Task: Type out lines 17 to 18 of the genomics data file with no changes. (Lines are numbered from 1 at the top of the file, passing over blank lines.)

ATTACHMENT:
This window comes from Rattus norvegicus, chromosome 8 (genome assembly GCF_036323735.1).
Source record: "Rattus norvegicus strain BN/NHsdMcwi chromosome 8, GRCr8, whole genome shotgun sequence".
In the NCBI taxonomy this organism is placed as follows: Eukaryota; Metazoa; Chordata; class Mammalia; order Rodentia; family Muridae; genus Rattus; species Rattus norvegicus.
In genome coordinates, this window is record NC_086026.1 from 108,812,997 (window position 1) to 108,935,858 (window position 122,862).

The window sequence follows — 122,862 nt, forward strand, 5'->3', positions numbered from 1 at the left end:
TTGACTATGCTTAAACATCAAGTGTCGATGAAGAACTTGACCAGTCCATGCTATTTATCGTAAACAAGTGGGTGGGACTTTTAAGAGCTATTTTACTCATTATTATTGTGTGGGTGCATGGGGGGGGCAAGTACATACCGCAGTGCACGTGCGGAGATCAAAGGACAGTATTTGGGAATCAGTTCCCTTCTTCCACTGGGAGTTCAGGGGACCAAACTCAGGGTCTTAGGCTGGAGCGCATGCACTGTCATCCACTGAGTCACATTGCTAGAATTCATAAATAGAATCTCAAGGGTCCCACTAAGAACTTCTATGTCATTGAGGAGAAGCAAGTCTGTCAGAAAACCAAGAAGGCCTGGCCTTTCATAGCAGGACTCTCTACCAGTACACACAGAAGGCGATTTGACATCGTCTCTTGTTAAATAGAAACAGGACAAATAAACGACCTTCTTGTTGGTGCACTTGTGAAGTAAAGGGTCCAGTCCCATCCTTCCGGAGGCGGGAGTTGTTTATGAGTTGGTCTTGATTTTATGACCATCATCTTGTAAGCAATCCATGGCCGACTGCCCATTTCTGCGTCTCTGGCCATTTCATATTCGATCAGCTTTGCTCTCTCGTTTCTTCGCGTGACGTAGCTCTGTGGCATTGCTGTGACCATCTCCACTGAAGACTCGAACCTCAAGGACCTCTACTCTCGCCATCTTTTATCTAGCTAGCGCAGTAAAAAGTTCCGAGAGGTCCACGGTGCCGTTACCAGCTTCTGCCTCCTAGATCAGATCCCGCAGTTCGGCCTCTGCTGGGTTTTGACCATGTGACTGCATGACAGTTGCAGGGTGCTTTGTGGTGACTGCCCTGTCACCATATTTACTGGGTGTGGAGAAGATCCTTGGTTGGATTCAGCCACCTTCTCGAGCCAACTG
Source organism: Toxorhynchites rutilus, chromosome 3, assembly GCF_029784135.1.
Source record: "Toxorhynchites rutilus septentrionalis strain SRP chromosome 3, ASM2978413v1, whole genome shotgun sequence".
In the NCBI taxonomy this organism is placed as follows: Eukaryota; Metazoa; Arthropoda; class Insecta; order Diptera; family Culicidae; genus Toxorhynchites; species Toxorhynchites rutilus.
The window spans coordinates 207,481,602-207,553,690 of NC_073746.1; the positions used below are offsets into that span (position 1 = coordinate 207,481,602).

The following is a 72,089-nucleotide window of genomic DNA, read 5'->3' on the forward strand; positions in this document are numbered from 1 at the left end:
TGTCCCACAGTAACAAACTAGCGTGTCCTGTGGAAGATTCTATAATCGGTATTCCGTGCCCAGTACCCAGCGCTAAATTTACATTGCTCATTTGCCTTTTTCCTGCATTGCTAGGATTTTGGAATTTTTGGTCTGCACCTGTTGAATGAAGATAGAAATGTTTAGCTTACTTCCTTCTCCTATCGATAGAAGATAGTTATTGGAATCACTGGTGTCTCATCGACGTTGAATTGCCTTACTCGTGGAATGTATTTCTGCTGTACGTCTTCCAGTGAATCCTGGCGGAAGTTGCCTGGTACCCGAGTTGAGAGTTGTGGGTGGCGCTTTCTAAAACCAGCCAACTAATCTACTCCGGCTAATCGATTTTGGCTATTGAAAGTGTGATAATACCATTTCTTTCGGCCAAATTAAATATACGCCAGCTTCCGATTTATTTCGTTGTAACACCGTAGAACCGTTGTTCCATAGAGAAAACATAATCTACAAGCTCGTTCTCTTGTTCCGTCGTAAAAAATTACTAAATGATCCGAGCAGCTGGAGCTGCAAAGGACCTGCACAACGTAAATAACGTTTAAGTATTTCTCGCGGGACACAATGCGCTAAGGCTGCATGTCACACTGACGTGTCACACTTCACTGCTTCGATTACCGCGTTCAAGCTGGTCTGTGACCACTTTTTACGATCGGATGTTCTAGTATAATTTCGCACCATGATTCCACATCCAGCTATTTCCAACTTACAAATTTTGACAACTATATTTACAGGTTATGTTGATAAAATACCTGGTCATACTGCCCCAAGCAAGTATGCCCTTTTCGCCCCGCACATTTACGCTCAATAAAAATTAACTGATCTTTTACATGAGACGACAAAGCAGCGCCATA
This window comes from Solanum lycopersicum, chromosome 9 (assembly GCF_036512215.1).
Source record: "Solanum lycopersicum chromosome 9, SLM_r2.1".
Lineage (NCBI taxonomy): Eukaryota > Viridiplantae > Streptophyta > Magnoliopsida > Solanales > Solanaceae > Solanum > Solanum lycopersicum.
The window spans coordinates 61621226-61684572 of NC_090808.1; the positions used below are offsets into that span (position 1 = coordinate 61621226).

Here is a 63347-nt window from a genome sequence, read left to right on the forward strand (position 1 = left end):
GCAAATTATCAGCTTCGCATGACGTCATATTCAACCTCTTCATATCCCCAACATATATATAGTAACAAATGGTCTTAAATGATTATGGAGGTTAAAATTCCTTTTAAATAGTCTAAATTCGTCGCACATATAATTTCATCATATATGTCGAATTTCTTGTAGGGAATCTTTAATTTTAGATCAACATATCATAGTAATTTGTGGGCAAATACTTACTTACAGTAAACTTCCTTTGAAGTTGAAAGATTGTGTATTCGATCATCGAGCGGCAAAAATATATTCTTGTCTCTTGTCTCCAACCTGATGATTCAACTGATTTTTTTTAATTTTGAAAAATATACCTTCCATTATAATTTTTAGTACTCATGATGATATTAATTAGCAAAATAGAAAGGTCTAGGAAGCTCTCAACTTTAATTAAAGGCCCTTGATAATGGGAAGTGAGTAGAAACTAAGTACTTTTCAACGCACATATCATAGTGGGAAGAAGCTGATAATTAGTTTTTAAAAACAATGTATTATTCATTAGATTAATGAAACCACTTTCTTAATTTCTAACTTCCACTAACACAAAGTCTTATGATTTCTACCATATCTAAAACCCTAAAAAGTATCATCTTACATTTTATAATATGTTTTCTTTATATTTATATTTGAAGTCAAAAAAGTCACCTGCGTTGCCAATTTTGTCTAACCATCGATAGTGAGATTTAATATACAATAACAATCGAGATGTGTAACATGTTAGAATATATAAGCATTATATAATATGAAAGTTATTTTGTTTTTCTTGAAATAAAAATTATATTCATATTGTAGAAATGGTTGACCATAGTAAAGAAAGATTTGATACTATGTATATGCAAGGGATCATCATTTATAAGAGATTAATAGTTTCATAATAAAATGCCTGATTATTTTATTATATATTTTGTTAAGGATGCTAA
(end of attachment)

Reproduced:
Here is a 63347-nt window from a genome sequence, read left to right on the forward strand (position 1 = left end):
GCAAATTATCAGCTTCGCATGACGTCATATTCAACCTCTTCATATCCCCAACATATATATAGTAACAAATGGTCTTAAATGATTATGGAGGTTAAAATTCCTTTTAAATAGTCTAAATTCGTCGCACATATAATTTCATCATATATGTCGAATTTCTTGTAGGGAATCTTTAATTTTAGATCAACATATCATAGTAATTTGTGGGCAAATACTTACTTACAGTAAACTTCCTTTGAAGTTGAAAGATTGTGTATTCGATCATCGAGCGGCAAAAATATATTCTTGTCTCTTGTCTCCAACCTGATGATTCAACTGATTTTTTTTAATTTTGAAAAATATACCTTCCATTATAATTTTTAGTACTCATGATGATATTAATTAGCAAAATAGAAAGGTCTAGGAAGCTCTCAACTTTAATTAAAGGCCCTTGATAATGGGAAGTGAGTAGAAACTAAGTACTTTTCAACGCACATATCATAGTGGGAAGAAGCTGATAATTAGTTTTTAAAAACAATGTATTATTCATTAGATTAATGAAACCACTTTCTTAATTTCTAACTTCCACTAACACAAAGTCTTATGATTTCTACCATATCTAAAACCCTAAAAAGTATCATCTTACATTTTATAATATGTTTTCTTTATATTTATATTTGAAGTCAAAAAAGTCACCTGCGTTGCCAATTTTGTCTAACCATCGATAGTGAGATTTAATATACAATAACAATCGAGATGTGTAACATGTTAGAATATATAAGCATTATATAATATGAAAGTTATTTTGTTTTTCTTGAAATAAAAATTATATTCATATTGTAGAAATGGTTGACCATAGTAAAGAAAGATTTGATACTATGTATATGCAAGGGATCATCATTTATAAGAGATTAATAGTTTCATAATAAAATGCCTGATTATTTTATTATATATTTTGTTAAGGATGCTAA